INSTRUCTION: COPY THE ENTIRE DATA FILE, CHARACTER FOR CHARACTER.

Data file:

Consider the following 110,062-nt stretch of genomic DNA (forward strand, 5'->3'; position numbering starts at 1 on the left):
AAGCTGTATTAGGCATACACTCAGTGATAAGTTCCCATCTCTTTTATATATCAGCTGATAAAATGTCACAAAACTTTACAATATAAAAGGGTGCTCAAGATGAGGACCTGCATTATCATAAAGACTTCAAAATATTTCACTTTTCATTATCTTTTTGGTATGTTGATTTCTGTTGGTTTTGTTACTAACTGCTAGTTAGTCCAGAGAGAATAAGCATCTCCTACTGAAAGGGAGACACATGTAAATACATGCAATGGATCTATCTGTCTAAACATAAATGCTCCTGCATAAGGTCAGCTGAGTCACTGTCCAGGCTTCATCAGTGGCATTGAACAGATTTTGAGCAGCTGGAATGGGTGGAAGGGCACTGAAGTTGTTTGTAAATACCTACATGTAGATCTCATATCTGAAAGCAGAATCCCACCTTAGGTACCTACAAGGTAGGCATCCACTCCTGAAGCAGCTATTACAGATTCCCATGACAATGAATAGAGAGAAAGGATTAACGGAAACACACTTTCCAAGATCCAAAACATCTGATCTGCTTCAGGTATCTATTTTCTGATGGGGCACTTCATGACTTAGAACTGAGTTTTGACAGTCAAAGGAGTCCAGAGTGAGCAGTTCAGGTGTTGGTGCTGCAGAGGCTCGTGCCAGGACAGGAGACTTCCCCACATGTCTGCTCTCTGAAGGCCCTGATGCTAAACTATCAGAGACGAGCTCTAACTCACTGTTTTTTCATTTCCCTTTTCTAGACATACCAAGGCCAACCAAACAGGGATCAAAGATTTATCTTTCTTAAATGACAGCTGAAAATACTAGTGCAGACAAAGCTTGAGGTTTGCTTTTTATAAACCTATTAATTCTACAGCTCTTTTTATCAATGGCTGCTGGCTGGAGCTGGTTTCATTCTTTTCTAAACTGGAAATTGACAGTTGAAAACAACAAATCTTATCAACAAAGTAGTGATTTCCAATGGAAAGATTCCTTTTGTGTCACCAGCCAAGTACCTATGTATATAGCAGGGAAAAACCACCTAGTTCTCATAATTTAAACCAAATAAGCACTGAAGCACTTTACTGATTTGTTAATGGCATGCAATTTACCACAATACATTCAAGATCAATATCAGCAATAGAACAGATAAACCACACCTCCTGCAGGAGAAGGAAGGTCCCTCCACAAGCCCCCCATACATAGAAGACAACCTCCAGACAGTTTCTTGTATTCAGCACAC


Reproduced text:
Consider the following 110,062-nt stretch of genomic DNA (forward strand, 5'->3'; position numbering starts at 1 on the left):
AAGCTGTATTAGGCATACACTCAGTGATAAGTTCCCATCTCTTTTATATATCAGCTGATAAAATGTCACAAAACTTTACAATATAAAAGGGTGCTCAAGATGAGGACCTGCATTATCATAAAGACTTCAAAATATTTCACTTTTCATTATCTTTTTGGTATGTTGATTTCTGTTGGTTTTGTTACTAACTGCTAGTTAGTCCAGAGAGAATAAGCATCTCCTACTGAAAGGGAGACACATGTAAATACATGCAATGGATCTATCTGTCTAAACATAAATGCTCCTGCATAAGGTCAGCTGAGTCACTGTCCAGGCTTCATCAGTGGCATTGAACAGATTTTGAGCAGCTGGAATGGGTGGAAGGGCACTGAAGTTGTTTGTAAATACCTACATGTAGATCTCATATCTGAAAGCAGAATCCCACCTTAGGTACCTACAAGGTAGGCATCCACTCCTGAAGCAGCTATTACAGATTCCCATGACAATGAATAGAGAGAAAGGATTAACGGAAACACACTTTCCAAGATCCAAAACATCTGATCTGCTTCAGGTATCTATTTTCTGATGGGGCACTTCATGACTTAGAACTGAGTTTTGACAGTCAAAGGAGTCCAGAGTGAGCAGTTCAGGTGTTGGTGCTGCAGAGGCTCGTGCCAGGACAGGAGACTTCCCCACATGTCTGCTCTCTGAAGGCCCTGATGCTAAACTATCAGAGACGAGCTCTAACTCACTGTTTTTTCATTTCCCTTTTCTAGACATACCAAGGCCAACCAAACAGGGATCAAAGATTTATCTTTCTTAAATGACAGCTGAAAATACTAGTGCAGACAAAGCTTGAGGTTTGCTTTTTATAAACCTATTAATTCTACAGCTCTTTTTATCAATGGCTGCTGGCTGGAGCTGGTTTCATTCTTTTCTAAACTGGAAATTGACAGTTGAAAACAACAAATCTTATCAACAAAGTAGTGATTTCCAATGGAAAGATTCCTTTTGTGTCACCAGCCAAGTACCTATGTATATAGCAGGGAAAAACCACCTAGTTCTCATAATTTAAACCAAATAAGCACTGAAGCACTTTACTGATTTGTTAATGGCATGCAATTTACCACAATACATTCAAGATCAATATCAGCAATAGAACAGATAAACCACACCTCCTGCAGGAGAAGGAAGGTCCCTCCACAAGCCCCCCATACATAGAAGACAACCTCCAGACAGTTTCTTGTATTCAGCACAC